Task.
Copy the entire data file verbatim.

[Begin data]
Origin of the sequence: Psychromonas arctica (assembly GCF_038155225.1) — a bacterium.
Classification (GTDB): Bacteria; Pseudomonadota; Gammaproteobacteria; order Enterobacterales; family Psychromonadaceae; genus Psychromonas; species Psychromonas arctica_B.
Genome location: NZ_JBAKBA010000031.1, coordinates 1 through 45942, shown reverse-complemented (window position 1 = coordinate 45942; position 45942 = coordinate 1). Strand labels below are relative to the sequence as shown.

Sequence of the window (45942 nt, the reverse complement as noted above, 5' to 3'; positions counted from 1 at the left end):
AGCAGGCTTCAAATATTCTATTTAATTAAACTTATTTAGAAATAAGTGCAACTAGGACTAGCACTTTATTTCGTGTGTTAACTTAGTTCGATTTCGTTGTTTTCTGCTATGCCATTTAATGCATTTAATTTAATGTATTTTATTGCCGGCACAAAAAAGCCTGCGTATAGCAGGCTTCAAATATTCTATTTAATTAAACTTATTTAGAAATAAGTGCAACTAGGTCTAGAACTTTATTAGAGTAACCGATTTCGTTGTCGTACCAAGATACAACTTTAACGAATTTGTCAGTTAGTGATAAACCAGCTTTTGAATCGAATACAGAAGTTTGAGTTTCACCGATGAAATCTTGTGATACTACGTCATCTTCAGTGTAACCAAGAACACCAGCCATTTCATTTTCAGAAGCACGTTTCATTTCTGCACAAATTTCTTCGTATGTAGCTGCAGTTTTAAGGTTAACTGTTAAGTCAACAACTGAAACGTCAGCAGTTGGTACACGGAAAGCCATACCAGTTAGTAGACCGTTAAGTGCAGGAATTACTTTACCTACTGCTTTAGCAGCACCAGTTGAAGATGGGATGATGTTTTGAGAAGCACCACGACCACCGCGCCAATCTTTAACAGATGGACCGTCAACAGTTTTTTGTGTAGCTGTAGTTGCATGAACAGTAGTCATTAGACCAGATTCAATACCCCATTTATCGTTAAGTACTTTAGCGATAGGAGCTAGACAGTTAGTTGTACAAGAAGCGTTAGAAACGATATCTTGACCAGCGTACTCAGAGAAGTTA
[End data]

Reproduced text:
Origin of the sequence: Psychromonas arctica (assembly GCF_038155225.1) — a bacterium.
Classification (GTDB): Bacteria; Pseudomonadota; Gammaproteobacteria; order Enterobacterales; family Psychromonadaceae; genus Psychromonas; species Psychromonas arctica_B.
Genome location: NZ_JBAKBA010000031.1, coordinates 1 through 45942, shown reverse-complemented (window position 1 = coordinate 45942; position 45942 = coordinate 1). Strand labels below are relative to the sequence as shown.

Sequence of the window (45942 nt, the reverse complement as noted above, 5' to 3'; positions counted from 1 at the left end):
AGCAGGCTTCAAATATTCTATTTAATTAAACTTATTTAGAAATAAGTGCAACTAGGACTAGCACTTTATTTCGTGTGTTAACTTAGTTCGATTTCGTTGTTTTCTGCTATGCCATTTAATGCATTTAATTTAATGTATTTTATTGCCGGCACAAAAAAGCCTGCGTATAGCAGGCTTCAAATATTCTATTTAATTAAACTTATTTAGAAATAAGTGCAACTAGGTCTAGAACTTTATTAGAGTAACCGATTTCGTTGTCGTACCAAGATACAACTTTAACGAATTTGTCAGTTAGTGATAAACCAGCTTTTGAATCGAATACAGAAGTTTGAGTTTCACCGATGAAATCTTGTGATACTACGTCATCTTCAGTGTAACCAAGAACACCAGCCATTTCATTTTCAGAAGCACGTTTCATTTCTGCACAAATTTCTTCGTATGTAGCTGCAGTTTTAAGGTTAACTGTTAAGTCAACAACTGAAACGTCAGCAGTTGGTACACGGAAAGCCATACCAGTTAGTAGACCGTTAAGTGCAGGAATTACTTTACCTACTGCTTTAGCAGCACCAGTTGAAGATGGGATGATGTTTTGAGAAGCACCACGACCACCGCGCCAATCTTTAACAGATGGACCGTCAACAGTTTTTTGTGTAGCTGTAGTTGCATGAACAGTAGTCATTAGACCAGATTCAATACCCCATTTATCGTTAAGTACTTTAGCGATAGGAGCTAGACAGTTAGTTGTACAAGAAGCGTTAGAAACGATATCTTGACCAGCGTACTCAGAGAAGTTA